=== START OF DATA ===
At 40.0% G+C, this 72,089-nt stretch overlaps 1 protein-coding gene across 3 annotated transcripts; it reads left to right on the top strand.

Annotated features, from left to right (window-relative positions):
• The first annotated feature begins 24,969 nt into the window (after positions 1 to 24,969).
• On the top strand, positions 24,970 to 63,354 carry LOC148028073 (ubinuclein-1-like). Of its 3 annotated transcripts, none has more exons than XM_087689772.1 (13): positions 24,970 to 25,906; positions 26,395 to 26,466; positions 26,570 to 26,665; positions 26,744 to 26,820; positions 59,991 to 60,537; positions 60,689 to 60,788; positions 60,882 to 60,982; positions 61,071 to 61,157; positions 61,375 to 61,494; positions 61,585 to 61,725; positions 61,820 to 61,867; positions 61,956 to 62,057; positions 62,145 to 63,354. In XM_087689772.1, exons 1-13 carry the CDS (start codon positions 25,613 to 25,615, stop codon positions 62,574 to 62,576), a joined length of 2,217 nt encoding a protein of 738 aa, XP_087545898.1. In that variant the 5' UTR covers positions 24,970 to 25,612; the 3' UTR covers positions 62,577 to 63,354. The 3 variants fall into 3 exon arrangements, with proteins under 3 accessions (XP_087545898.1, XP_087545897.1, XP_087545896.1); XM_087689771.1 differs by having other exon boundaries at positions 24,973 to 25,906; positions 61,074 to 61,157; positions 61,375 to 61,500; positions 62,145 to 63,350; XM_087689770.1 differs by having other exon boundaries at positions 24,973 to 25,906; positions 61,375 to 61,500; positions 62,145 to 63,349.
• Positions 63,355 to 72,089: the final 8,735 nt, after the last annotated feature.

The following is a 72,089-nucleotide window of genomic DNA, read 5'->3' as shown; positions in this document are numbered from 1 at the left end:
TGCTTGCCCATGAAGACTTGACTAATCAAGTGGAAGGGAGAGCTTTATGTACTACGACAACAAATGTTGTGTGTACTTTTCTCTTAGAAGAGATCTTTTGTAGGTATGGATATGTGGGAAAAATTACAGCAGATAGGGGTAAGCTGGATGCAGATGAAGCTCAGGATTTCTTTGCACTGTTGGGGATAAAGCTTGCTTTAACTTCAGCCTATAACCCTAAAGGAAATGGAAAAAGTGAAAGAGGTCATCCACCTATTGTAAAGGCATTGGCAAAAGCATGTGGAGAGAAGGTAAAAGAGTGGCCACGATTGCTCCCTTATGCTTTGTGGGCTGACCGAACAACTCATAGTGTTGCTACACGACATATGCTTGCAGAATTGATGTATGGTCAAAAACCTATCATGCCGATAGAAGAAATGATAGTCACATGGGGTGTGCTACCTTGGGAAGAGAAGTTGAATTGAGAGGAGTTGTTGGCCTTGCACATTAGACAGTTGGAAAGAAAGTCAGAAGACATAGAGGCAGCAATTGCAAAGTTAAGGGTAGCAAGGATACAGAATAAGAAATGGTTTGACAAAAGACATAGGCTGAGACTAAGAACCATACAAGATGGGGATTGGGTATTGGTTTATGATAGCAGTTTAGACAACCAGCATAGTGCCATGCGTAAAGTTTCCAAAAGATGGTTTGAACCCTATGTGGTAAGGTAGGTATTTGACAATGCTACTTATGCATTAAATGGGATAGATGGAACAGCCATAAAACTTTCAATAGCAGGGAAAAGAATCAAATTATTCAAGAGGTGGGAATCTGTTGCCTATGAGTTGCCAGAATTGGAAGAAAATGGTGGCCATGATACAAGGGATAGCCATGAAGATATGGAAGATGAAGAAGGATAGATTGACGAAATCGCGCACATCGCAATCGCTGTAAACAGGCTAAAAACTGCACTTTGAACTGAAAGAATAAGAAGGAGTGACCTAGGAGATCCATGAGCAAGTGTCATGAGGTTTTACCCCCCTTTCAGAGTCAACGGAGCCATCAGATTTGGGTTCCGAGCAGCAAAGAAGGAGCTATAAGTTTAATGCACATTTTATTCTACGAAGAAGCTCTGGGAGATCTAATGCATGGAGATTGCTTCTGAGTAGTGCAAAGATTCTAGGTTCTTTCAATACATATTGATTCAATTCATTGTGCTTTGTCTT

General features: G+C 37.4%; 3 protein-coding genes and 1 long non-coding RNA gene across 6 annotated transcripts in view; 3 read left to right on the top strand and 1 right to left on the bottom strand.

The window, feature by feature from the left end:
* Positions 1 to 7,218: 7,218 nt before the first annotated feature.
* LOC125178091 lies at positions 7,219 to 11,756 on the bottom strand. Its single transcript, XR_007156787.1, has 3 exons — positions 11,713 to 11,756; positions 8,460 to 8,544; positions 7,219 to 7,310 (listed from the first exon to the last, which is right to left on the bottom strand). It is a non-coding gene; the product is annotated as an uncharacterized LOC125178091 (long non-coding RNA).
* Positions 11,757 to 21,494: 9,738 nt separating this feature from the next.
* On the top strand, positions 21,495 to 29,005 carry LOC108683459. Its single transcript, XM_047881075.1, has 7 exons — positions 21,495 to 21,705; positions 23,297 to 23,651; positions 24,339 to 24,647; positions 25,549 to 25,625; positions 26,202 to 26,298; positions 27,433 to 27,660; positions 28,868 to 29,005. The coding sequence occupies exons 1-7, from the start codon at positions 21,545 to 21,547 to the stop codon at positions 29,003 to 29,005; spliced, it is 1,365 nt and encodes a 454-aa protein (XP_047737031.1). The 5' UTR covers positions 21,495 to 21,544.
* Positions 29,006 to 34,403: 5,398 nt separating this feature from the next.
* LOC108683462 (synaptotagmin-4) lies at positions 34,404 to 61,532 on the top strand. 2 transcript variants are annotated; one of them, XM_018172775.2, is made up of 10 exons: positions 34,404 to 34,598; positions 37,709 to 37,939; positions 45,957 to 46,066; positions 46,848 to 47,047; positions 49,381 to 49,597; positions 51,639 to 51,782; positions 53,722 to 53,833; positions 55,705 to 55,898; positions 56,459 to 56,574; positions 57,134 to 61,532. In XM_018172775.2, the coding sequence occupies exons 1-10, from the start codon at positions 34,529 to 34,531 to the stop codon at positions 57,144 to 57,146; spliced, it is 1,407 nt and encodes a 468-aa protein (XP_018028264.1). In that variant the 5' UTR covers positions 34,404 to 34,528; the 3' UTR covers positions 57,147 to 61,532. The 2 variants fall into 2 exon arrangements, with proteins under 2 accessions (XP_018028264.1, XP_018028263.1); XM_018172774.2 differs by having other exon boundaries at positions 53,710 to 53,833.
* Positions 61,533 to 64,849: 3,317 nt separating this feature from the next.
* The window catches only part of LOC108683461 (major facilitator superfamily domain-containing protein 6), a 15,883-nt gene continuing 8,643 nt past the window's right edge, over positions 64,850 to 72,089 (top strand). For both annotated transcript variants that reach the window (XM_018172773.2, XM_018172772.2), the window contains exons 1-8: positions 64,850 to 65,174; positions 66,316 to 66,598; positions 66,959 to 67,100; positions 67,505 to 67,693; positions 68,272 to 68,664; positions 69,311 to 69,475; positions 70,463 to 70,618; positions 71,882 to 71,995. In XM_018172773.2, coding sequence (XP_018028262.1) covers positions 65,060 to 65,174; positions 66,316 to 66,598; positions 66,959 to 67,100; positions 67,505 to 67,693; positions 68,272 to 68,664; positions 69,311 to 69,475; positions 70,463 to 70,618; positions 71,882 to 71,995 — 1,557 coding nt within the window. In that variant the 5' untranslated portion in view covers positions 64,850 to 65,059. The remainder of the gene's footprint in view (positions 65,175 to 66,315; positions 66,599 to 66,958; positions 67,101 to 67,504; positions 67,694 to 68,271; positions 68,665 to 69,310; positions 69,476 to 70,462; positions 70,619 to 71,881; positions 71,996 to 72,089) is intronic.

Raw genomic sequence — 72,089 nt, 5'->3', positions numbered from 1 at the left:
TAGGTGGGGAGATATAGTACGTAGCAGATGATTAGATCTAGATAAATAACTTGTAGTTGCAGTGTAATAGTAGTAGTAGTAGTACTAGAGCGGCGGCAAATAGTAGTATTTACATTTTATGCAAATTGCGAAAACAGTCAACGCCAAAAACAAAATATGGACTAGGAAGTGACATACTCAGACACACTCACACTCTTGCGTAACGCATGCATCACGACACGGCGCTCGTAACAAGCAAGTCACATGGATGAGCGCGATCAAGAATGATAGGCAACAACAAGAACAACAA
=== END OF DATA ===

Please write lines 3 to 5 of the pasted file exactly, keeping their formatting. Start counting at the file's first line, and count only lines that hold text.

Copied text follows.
• The first annotated feature begins 24,969 nt into the window (after positions 1 to 24,969).
• On the top strand, positions 24,970 to 63,354 carry LOC148028073 (ubinuclein-1-like). Of its 3 annotated transcripts, none has more exons than XM_087689772.1 (13): positions 24,970 to 25,906; positions 26,395 to 26,466; positions 26,570 to 26,665; positions 26,744 to 26,820; positions 59,991 to 60,537; positions 60,689 to 60,788; positions 60,882 to 60,982; positions 61,071 to 61,157; positions 61,375 to 61,494; positions 61,585 to 61,725; positions 61,820 to 61,867; positions 61,956 to 62,057; positions 62,145 to 63,354. In XM_087689772.1, exons 1-13 carry the CDS (start codon positions 25,613 to 25,615, stop codon positions 62,574 to 62,576), a joined length of 2,217 nt encoding a protein of 738 aa, XP_087545898.1. In that variant the 5' UTR covers positions 24,970 to 25,612; the 3' UTR covers positions 62,577 to 63,354. The 3 variants fall into 3 exon arrangements, with proteins under 3 accessions (XP_087545898.1, XP_087545897.1, XP_087545896.1); XM_087689771.1 differs by having other exon boundaries at positions 24,973 to 25,906; positions 61,074 to 61,157; positions 61,375 to 61,500; positions 62,145 to 63,350; XM_087689770.1 differs by having other exon boundaries at positions 24,973 to 25,906; positions 61,375 to 61,500; positions 62,145 to 63,349.
• Positions 63,355 to 72,089: the final 8,735 nt, after the last annotated feature.